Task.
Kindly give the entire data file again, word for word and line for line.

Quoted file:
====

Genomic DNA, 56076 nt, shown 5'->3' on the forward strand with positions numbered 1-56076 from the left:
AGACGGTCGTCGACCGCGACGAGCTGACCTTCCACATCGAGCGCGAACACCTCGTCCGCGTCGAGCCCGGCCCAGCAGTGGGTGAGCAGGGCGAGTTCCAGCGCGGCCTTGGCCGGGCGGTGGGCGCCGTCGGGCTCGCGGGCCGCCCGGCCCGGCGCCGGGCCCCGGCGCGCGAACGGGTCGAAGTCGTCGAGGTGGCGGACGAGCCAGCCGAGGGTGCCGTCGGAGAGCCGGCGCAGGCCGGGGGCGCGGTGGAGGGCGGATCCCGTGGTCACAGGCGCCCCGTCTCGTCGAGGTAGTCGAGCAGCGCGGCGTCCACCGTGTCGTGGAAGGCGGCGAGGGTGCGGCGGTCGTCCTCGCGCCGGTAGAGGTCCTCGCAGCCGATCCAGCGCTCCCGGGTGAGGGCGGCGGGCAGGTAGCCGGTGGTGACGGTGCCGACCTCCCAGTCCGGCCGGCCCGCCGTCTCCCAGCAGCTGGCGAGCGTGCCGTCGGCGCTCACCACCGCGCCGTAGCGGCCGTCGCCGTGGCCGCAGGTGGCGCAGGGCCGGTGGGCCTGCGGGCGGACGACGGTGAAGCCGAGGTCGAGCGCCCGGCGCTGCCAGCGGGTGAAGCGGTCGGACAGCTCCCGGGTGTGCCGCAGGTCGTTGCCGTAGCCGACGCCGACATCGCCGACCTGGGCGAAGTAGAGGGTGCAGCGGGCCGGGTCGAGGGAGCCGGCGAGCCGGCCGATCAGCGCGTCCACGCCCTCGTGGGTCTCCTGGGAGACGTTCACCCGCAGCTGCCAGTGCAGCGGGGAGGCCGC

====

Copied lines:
Genomic DNA, 56076 nt, shown 5'->3' on the forward strand with positions numbered 1-56076 from the left:
AGACGGTCGTCGACCGCGACGAGCTGACCTTCCACATCGAGCGCGAACACCTCGTCCGCGTCGAGCCCGGCCCAGCAGTGGGTGAGCAGGGCGAGTTCCAGCGCGGCCTTGGCCGGGCGGTGGGCGCCGTCGGGCTCGCGGGCCGCCCGGCCCGGCGCCGGGCCCCGGCGCGCGAACGGGTCGAAGTCGTCGAGGTGGCGGACGAGCCAGCCGAGGGTGCCGTCGGAGAGCCGGCGCAGGCCGGGGGCGCGGTGGAGGGCGGATCCCGTGGTCACAGGCGCCCCGTCTCGTCGAGGTAGTCGAGCAGCGCGGCGTCCACCGTGTCGTGGAAGGCGGCGAGGGTGCGGCGGTCGTCCTCGCGCCGGTAGAGGTCCTCGCAGCCGATCCAGCGCTCCCGGGTGAGGGCGGCGGGCAGGTAGCCGGTGGTGACGGTGCCGACCTCCCAGTCCGGCCGGCCCGCCGTCTCCCAGCAGCTGGCGAGCGTGCCGTCGGCGCTCACCACCGCGCCGTAGCGGCCGTCGCCGTGGCCGCAGGTGGCGCAGGGCCGGTGGGCCTGCGGGCGGACGACGGTGAAGCCGAGGTCGAGCGCCCGGCGCTGCCAGCGGGTGAAGCGGTCGGACAGCTCCCGGGTGTGCCGCAGGTCGTTGCCGTAGCCGACGCCGACATCGCCGACCTGGGCGAAGTAGAGGGTGCAGCGGGCCGGGTCGAGGGAGCCGGCGAGCCGGCCGATCAGCGCGTCCACGCCCTCGTGGGTCTCCTGGGAGACGTTCACCCGCAGCTGCCAGTGCAGCGGGGAGGCCGC